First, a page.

Jul 16, 2010

small government is good, only in a highly developed/matured society where most of the rules/orders have already been established, where most of the functions can be carried out by private institutions.

For a developing country, you need a strong government led by capable technocrats, to make quick decision, to provide basic services, to establish a national development strategy, to mobilize its limited resource to provide stability and order in an otherwise rapid changing economy.

You put a small government in a place where there is no road/running water/electricity, where most people are undereducated, you will never develop !

China is more about manufacturing, which I think is absolutely the correct way to go. It is the only way to generate hundreds of millions of jobs and to move massive amount of rural labor into the cities.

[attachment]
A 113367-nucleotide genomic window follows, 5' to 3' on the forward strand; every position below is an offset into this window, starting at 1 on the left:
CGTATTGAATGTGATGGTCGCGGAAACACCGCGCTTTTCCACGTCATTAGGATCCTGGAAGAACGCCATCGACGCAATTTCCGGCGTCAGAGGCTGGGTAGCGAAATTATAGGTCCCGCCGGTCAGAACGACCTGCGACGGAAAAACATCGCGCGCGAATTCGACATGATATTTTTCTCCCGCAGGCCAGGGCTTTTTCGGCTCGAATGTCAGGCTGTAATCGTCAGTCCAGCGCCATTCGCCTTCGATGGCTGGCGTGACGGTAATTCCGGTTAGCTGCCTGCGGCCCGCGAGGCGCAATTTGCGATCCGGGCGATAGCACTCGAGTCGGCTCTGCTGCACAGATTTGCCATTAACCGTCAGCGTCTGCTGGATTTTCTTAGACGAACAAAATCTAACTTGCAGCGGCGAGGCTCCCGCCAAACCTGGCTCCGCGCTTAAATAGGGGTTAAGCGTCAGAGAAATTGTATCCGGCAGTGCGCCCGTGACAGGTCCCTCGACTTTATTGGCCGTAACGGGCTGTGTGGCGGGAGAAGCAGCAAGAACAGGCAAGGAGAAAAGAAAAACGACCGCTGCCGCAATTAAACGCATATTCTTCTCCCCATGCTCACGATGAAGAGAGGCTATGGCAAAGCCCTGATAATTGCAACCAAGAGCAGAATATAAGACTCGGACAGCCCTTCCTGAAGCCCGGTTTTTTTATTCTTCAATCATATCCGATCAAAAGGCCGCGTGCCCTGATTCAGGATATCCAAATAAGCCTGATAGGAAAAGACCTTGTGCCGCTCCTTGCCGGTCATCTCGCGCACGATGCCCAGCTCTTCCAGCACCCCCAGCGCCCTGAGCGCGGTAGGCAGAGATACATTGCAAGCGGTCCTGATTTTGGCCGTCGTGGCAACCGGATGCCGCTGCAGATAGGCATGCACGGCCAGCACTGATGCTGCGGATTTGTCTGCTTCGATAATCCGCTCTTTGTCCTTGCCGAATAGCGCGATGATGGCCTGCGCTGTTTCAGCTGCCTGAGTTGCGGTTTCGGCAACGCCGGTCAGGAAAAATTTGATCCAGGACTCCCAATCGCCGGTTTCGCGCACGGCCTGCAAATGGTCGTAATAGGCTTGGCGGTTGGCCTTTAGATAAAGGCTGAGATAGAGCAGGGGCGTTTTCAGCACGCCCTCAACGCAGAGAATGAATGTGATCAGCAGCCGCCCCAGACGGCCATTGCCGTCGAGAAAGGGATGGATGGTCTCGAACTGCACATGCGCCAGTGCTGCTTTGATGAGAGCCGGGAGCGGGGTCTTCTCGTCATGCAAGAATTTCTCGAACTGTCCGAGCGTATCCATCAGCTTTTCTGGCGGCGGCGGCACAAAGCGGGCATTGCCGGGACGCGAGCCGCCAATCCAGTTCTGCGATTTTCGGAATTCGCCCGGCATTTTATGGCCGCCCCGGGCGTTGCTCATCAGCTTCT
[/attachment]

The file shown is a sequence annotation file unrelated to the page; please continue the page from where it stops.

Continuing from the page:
India? give me a break. As large and as successful as its IT industry is, it only employs about 1-2 million people. Do you honestly think a country of 1 billion can be developed by a strategy that is tailored towards its top 0.1% well educated ? what about the remaining 99.9% who is not well educated enough to participate in IT outsourcing? you call this sustainable?

PS: Ag. bank of China's IPO is never about money. It is about the IPO process itself, to bring a modern corporate structure and a market oriented way to measure its performance. So the fact that its IPO has been completed, it in itself is the biggest success.

Jul 16, 2010
tsong: